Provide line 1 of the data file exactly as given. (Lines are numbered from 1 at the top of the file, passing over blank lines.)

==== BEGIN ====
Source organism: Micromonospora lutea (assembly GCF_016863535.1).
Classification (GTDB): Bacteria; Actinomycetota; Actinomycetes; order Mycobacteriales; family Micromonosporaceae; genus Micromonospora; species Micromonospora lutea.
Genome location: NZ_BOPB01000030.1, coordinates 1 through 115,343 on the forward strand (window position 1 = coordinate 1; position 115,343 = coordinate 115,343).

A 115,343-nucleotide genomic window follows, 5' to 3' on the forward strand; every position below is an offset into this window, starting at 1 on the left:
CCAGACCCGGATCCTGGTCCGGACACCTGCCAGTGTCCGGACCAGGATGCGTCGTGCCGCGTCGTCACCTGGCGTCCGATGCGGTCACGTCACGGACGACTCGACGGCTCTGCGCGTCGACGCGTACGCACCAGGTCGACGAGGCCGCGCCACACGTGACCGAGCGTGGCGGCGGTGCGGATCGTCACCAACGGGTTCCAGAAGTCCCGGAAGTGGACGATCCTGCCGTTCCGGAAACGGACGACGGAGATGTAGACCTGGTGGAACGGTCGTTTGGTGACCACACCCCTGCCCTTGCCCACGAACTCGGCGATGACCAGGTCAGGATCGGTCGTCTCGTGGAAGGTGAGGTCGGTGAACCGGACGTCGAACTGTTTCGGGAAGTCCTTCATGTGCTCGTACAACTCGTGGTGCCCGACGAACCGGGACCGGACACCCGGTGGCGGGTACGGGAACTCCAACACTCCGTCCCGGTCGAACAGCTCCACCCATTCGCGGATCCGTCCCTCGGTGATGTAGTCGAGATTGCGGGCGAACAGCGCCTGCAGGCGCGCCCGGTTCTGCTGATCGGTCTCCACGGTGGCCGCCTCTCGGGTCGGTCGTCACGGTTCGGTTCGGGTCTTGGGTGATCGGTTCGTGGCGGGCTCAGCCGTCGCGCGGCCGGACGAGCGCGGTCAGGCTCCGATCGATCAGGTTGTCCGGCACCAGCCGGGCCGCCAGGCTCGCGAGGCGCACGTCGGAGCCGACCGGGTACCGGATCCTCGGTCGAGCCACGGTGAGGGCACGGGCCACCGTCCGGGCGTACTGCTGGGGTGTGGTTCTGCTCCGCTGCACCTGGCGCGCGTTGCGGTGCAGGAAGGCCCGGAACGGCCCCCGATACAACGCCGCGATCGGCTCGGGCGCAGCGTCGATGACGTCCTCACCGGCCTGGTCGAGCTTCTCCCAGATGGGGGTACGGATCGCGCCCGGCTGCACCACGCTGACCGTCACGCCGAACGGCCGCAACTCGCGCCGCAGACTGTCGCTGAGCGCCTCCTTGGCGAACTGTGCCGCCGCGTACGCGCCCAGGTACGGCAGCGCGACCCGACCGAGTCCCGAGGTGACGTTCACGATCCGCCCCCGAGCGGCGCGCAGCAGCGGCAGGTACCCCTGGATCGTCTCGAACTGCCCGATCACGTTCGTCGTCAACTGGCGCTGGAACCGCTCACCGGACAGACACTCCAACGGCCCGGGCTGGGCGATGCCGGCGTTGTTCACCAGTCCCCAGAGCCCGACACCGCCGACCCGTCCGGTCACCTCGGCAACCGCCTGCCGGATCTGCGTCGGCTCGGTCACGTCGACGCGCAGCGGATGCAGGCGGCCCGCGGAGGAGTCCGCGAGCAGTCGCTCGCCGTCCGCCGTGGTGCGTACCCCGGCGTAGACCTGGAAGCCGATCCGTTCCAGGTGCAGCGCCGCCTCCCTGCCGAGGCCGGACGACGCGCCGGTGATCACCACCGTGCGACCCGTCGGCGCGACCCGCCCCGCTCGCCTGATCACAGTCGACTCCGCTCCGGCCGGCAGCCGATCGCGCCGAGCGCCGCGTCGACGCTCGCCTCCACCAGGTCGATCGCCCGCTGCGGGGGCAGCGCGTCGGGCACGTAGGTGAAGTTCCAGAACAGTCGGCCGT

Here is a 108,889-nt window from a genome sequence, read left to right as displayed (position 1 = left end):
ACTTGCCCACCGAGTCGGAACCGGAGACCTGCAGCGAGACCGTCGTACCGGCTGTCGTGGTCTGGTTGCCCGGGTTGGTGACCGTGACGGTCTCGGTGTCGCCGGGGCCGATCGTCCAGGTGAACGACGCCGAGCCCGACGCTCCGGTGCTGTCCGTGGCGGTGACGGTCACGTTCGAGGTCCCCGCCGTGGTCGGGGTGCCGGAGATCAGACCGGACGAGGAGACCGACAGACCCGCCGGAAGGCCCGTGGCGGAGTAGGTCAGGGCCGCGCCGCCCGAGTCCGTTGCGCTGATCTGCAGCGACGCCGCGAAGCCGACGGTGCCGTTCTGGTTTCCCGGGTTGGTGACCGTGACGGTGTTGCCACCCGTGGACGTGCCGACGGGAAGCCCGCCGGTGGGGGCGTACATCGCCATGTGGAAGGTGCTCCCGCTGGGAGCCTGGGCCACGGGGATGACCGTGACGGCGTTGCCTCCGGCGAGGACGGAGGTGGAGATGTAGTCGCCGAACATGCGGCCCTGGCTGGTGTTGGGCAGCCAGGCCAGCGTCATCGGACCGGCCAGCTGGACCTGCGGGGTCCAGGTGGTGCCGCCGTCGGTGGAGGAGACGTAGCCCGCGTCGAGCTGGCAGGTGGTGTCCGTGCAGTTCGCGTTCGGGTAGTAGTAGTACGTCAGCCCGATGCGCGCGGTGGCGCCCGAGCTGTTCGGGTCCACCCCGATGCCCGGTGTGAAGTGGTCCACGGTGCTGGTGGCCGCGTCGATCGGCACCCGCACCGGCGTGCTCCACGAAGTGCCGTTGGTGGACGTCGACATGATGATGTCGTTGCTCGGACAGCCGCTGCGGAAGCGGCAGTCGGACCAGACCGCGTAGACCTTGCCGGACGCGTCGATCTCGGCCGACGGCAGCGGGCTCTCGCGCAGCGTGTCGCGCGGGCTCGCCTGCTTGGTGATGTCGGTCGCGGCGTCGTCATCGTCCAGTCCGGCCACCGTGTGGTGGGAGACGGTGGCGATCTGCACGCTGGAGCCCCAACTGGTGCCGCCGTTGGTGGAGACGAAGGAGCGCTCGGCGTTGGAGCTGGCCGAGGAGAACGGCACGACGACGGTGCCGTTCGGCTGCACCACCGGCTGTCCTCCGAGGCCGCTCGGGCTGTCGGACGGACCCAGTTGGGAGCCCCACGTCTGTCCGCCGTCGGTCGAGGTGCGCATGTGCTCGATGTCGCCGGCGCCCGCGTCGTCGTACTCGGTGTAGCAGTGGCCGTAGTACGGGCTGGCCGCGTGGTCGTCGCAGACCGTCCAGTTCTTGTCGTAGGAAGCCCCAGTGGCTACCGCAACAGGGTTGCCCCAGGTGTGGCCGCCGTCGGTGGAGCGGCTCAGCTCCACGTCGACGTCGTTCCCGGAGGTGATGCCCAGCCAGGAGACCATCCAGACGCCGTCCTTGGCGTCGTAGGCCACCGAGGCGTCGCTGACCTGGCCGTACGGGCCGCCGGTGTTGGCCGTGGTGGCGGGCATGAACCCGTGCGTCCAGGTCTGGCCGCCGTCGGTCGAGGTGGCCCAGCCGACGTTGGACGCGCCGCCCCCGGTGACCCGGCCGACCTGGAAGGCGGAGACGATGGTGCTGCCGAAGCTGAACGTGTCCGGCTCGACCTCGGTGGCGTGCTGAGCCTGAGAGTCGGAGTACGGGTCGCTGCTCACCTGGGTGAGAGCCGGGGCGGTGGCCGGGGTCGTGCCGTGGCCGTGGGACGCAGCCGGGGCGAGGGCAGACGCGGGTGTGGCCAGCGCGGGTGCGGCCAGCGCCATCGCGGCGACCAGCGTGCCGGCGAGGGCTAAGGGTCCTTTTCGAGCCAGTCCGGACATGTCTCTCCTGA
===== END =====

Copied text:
Source organism: Micromonospora lutea (assembly GCF_016863535.1).